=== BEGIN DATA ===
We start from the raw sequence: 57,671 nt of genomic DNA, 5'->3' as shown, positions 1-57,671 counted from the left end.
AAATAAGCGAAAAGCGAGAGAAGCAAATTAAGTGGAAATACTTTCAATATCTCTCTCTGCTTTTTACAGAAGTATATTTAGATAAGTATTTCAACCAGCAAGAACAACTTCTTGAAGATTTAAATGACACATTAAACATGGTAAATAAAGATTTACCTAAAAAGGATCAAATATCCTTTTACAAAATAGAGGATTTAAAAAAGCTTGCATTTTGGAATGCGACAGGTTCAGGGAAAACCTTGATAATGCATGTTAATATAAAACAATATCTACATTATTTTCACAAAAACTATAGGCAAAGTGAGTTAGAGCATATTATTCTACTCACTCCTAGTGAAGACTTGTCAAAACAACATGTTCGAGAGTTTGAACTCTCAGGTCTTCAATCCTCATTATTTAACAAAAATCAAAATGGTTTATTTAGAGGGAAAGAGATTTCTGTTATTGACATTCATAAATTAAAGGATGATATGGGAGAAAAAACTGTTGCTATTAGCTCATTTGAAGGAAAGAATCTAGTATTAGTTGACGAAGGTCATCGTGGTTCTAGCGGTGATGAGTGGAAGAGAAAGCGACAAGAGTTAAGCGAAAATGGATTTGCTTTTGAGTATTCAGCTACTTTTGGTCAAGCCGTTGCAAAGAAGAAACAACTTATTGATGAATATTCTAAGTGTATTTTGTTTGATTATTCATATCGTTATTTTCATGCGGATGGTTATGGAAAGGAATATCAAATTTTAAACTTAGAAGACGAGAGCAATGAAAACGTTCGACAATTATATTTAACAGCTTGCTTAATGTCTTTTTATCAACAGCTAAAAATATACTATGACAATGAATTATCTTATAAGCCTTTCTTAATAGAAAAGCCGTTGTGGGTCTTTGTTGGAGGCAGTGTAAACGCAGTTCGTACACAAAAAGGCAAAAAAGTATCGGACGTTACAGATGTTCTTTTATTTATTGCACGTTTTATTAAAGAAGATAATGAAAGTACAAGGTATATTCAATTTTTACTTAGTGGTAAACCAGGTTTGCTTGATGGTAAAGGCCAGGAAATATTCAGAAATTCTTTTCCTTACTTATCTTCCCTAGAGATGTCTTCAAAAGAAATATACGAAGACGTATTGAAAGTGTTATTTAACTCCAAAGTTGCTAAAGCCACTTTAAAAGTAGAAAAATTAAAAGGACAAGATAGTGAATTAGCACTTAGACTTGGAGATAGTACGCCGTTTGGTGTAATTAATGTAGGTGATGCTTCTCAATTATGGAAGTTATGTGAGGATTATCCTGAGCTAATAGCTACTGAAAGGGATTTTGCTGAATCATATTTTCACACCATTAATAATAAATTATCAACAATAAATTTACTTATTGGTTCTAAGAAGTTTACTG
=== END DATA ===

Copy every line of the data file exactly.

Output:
We start from the raw sequence: 57,671 nt of genomic DNA, 5'->3' as shown, positions 1-57,671 counted from the left end.
AAATAAGCGAAAAGCGAGAGAAGCAAATTAAGTGGAAATACTTTCAATATCTCTCTCTGCTTTTTACAGAAGTATATTTAGATAAGTATTTCAACCAGCAAGAACAACTTCTTGAAGATTTAAATGACACATTAAACATGGTAAATAAAGATTTACCTAAAAAGGATCAAATATCCTTTTACAAAATAGAGGATTTAAAAAAGCTTGCATTTTGGAATGCGACAGGTTCAGGGAAAACCTTGATAATGCATGTTAATATAAAACAATATCTACATTATTTTCACAAAAACTATAGGCAAAGTGAGTTAGAGCATATTATTCTACTCACTCCTAGTGAAGACTTGTCAAAACAACATGTTCGAGAGTTTGAACTCTCAGGTCTTCAATCCTCATTATTTAACAAAAATCAAAATGGTTTATTTAGAGGGAAAGAGATTTCTGTTATTGACATTCATAAATTAAAGGATGATATGGGAGAAAAAACTGTTGCTATTAGCTCATTTGAAGGAAAGAATCTAGTATTAGTTGACGAAGGTCATCGTGGTTCTAGCGGTGATGAGTGGAAGAGAAAGCGACAAGAGTTAAGCGAAAATGGATTTGCTTTTGAGTATTCAGCTACTTTTGGTCAAGCCGTTGCAAAGAAGAAACAACTTATTGATGAATATTCTAAGTGTATTTTGTTTGATTATTCATATCGTTATTTTCATGCGGATGGTTATGGAAAGGAATATCAAATTTTAAACTTAGAAGACGAGAGCAATGAAAACGTTCGACAATTATATTTAACAGCTTGCTTAATGTCTTTTTATCAACAGCTAAAAATATACTATGACAATGAATTATCTTATAAGCCTTTCTTAATAGAAAAGCCGTTGTGGGTCTTTGTTGGAGGCAGTGTAAACGCAGTTCGTACACAAAAAGGCAAAAAAGTATCGGACGTTACAGATGTTCTTTTATTTATTGCACGTTTTATTAAAGAAGATAATGAAAGTACAAGGTATATTCAATTTTTACTTAGTGGTAAACCAGGTTTGCTTGATGGTAAAGGCCAGGAAATATTCAGAAATTCTTTTCCTTACTTATCTTCCCTAGAGATGTCTTCAAAAGAAATATACGAAGACGTATTGAAAGTGTTATTTAACTCCAAAGTTGCTAAAGCCACTTTAAAAGTAGAAAAATTAAAAGGACAAGATAGTGAATTAGCACTTAGACTTGGAGATAGTACGCCGTTTGGTGTAATTAATGTAGGTGATGCTTCTCAATTATGGAAGTTATGTGAGGATTATCCTGAGCTAATAGCTACTGAAAGGGATTTTGCTGAATCATATTTTCACACCATTAATAATAAATTATCAACAATAAATTTACTTATTGGTTCTAAGAAGTTTACTG